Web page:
Analysts: New Inversion Rules Won't Scuttle Mylan Inc., Medtronic Limited Deals

Published: Sep 23, 2014

Analysts: New Inversion Rules Won't Scuttle Mylan Inc., Medtronic, Inc. Deals

September 23, 2014

By Riley McDermid, Breaking News Sr. Editor

Major deals in the works for biotech giants Mylan Inc. and Medtronic, Inc. are unlikely to be torpedoed by new guidelines being proposed for corporate inversions abroad, several analysts said Tuesday. Editor

Most analysts remained sanguine about the deals going through, though Deutsche Bank and Citigroup both highlighted how new rules could affect specific deals that have already been done.

“It is unclear whether the moves threaten completion of to be consummated deals, given that other benefits (cost savings, pipeline, expansion, strategic elements) may still be sufficient to justify such deals proceeding and that the extent to which the Treasury changes impact the financial benefits cannot be quantified externally,” Deutsche Bank said in a note on Tuesday.

Medtronic’s $43 billion acquisition of Ireland-based Covidien is unlikely to be scuttled, said Deutsche Bank analysts but it could limit the company’s access to its $13 billion of cash currently held outside the U.S.

Citigroup’s analysts also believed Medtronic could find a way to get around any new inversion rules if it needed to.

“We believe MDT has the means to overcome these proposed changes with only modest dilution and will still pursue the current deal structure,” Citigroup said in a note.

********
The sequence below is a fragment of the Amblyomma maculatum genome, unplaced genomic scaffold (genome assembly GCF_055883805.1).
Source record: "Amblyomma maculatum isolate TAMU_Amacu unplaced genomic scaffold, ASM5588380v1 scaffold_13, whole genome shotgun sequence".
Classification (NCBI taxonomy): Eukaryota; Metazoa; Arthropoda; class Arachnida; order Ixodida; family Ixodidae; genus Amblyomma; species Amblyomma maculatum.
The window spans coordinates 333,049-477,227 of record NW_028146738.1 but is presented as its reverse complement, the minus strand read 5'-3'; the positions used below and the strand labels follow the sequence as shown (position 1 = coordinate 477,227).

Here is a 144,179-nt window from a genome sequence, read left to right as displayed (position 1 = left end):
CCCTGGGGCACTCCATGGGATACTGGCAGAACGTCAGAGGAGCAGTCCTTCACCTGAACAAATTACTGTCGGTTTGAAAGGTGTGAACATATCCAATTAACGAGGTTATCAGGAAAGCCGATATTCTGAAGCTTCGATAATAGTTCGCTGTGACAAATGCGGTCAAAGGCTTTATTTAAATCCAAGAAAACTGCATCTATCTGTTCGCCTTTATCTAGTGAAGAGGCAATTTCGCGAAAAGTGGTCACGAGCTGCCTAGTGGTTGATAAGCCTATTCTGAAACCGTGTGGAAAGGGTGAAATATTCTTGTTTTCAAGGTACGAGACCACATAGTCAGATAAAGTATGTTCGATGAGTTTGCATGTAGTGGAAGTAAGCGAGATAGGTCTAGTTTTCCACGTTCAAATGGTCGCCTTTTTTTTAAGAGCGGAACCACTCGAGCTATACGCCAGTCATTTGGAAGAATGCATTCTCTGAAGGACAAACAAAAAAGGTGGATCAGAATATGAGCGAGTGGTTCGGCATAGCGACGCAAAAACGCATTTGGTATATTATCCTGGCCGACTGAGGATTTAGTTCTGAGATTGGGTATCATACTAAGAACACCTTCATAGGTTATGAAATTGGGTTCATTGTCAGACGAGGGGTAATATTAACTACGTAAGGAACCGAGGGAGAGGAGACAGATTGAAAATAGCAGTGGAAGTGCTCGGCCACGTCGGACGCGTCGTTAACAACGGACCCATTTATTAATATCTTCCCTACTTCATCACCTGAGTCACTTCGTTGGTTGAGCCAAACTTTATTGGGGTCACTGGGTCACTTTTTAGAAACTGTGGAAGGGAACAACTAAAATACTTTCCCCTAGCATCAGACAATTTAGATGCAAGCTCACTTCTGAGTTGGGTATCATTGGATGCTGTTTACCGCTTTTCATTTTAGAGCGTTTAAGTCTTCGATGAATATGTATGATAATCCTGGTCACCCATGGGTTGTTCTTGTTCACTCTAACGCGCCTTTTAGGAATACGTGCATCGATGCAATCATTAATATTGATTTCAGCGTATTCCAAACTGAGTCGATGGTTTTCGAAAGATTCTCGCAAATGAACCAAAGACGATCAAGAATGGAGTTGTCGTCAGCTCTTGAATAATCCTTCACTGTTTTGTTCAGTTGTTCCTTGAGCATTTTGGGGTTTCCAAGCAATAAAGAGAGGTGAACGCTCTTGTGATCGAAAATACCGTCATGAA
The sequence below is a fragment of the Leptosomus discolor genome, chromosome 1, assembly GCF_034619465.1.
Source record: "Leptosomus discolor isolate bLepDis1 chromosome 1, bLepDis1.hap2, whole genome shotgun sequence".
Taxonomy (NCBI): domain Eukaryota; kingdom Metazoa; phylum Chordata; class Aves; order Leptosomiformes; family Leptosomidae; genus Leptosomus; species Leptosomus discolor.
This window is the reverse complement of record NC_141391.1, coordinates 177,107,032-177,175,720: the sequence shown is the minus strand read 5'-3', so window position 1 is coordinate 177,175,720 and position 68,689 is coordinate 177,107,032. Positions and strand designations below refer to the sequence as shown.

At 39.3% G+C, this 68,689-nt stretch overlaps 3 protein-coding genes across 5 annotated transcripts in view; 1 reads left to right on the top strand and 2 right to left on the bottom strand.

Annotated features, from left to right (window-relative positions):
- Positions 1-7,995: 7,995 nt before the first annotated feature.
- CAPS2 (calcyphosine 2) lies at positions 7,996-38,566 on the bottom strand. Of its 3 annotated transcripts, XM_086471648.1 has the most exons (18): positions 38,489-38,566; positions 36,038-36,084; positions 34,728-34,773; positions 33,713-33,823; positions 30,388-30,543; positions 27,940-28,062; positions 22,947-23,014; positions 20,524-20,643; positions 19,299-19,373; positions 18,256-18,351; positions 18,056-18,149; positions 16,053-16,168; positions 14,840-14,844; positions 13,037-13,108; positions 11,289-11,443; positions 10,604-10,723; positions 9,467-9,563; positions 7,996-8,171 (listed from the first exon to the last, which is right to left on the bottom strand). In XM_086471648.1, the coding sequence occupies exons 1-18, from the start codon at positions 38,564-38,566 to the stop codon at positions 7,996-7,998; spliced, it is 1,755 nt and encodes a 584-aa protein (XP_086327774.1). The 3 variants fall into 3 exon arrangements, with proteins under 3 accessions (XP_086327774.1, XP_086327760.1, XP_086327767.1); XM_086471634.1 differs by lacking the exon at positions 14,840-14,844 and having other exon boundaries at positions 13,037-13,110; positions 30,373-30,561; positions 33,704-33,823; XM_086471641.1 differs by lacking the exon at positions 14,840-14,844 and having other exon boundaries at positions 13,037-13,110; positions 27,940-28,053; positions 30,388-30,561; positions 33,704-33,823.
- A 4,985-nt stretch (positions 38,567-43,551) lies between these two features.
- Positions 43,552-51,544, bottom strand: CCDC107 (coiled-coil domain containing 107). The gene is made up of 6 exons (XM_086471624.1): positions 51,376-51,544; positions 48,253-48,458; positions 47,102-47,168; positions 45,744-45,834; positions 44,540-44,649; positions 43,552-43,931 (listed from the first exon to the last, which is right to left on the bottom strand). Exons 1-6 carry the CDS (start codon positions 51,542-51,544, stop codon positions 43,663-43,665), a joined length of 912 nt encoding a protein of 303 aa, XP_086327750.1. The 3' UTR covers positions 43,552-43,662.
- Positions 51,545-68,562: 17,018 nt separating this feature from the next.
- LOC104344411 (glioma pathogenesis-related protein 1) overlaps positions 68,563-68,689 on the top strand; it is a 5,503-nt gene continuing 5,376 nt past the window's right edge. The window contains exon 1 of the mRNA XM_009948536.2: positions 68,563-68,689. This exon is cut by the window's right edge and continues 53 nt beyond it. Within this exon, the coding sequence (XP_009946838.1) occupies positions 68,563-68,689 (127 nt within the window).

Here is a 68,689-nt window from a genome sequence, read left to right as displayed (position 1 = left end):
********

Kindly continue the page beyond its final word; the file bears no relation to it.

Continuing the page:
Citi noted that any new rules would probably not impact “spinversions,” like Mylan’s (MYL) recent agreement to buy a portion of Abbott Laboratories generics pharmaceuticals business in an all-stock transaction valued at $5.3 billion.

David Lewis, a biotech analyst with Morgan Stanley, said any new guidelines might make consummating the deal trickier, but will probably not stop it entirely. “Proposed Treasury rules on inversion could impose additional financing costs on Medtronic but do not appear to derail the transaction entirely,” Lewis wrote.

“At this point, renegotiating or restructuring the deal does not appear to be either required or likely,” Lewis wrote. “The announced rule changes do not appear to satisfy the break clause in the merger agreement, which provides that either party can terminate the agreement without paying the $850 million break fee if tax changes would cause (the) new Medtronic to be treated as a U.S. corporation for federal tax purposes.”

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